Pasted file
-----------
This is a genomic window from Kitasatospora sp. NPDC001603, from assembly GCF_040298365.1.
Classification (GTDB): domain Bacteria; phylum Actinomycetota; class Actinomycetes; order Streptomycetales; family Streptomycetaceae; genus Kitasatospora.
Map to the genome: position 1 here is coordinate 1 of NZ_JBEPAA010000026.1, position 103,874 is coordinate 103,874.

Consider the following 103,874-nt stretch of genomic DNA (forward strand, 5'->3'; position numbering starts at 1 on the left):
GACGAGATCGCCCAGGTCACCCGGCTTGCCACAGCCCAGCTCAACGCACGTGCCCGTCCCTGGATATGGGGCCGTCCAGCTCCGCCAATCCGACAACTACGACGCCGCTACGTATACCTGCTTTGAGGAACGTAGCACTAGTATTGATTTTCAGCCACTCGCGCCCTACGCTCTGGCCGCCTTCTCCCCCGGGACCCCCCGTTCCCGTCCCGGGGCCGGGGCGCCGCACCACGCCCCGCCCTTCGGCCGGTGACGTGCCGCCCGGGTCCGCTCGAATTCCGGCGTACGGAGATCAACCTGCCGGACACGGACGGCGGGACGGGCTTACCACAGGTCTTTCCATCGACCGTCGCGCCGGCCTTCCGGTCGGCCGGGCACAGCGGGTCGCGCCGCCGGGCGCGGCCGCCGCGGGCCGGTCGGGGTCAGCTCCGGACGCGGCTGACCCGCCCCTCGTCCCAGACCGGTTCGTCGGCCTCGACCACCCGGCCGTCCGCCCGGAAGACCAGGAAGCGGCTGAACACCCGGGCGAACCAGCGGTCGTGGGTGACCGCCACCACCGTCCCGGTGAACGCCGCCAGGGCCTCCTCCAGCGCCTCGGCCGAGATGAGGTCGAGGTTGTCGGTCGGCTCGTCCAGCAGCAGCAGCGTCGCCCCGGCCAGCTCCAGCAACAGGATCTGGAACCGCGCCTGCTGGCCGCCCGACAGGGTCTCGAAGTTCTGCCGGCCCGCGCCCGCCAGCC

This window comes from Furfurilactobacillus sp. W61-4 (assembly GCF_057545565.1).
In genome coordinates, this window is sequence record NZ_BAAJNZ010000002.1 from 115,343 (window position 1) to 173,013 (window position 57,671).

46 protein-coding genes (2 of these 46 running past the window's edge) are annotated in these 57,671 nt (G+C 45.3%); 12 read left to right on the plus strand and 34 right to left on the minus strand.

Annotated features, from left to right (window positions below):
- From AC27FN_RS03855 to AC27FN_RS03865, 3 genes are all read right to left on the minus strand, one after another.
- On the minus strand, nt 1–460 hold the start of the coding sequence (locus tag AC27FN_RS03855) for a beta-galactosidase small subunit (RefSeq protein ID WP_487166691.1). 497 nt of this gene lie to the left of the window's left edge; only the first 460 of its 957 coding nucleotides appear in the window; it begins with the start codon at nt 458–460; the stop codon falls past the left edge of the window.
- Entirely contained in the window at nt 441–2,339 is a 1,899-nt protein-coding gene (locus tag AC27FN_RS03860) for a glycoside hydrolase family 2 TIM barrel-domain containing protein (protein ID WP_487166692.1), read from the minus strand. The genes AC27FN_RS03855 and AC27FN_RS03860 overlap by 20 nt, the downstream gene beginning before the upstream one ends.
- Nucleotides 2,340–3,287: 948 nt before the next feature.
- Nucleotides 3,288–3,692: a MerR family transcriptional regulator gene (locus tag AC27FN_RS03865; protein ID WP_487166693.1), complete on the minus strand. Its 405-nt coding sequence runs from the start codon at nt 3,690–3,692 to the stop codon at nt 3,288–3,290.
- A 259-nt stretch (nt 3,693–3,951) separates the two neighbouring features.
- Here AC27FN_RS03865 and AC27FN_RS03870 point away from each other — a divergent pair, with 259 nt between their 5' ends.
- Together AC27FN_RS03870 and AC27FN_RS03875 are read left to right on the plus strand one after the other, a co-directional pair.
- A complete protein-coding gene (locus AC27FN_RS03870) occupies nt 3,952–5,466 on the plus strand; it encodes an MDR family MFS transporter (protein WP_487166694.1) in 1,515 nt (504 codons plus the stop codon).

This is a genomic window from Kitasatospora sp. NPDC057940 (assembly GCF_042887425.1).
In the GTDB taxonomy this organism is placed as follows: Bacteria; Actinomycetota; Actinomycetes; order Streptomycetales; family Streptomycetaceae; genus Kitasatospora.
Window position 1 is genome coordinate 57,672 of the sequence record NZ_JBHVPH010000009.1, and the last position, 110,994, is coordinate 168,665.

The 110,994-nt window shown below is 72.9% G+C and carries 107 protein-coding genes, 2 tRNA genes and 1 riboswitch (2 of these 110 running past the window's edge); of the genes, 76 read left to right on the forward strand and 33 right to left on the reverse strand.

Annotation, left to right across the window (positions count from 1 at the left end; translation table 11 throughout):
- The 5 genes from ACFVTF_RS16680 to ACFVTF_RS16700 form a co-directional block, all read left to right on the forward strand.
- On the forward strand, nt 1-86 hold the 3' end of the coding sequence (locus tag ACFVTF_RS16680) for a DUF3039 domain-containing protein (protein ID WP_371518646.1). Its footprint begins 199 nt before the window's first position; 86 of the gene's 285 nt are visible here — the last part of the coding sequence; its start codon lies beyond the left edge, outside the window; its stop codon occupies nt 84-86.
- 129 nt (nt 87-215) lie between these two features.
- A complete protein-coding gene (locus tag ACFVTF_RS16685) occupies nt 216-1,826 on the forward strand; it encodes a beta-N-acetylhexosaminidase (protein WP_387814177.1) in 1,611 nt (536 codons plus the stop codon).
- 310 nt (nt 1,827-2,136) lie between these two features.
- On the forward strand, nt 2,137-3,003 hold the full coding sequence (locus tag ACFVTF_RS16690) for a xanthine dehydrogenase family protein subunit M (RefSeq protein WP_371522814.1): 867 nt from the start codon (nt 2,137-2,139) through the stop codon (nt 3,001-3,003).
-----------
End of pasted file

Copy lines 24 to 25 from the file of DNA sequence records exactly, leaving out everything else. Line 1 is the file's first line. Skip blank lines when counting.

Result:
- The 5 genes from ACFVTF_RS16680 to ACFVTF_RS16700 form a co-directional block, all read left to right on the forward strand.
- On the forward strand, nt 1-86 hold the 3' end of the coding sequence (locus tag ACFVTF_RS16680) for a DUF3039 domain-containing protein (protein ID WP_371518646.1). Its footprint begins 199 nt before the window's first position; 86 of the gene's 285 nt are visible here — the last part of the coding sequence; its start codon lies beyond the left edge, outside the window; its stop codon occupies nt 84-86.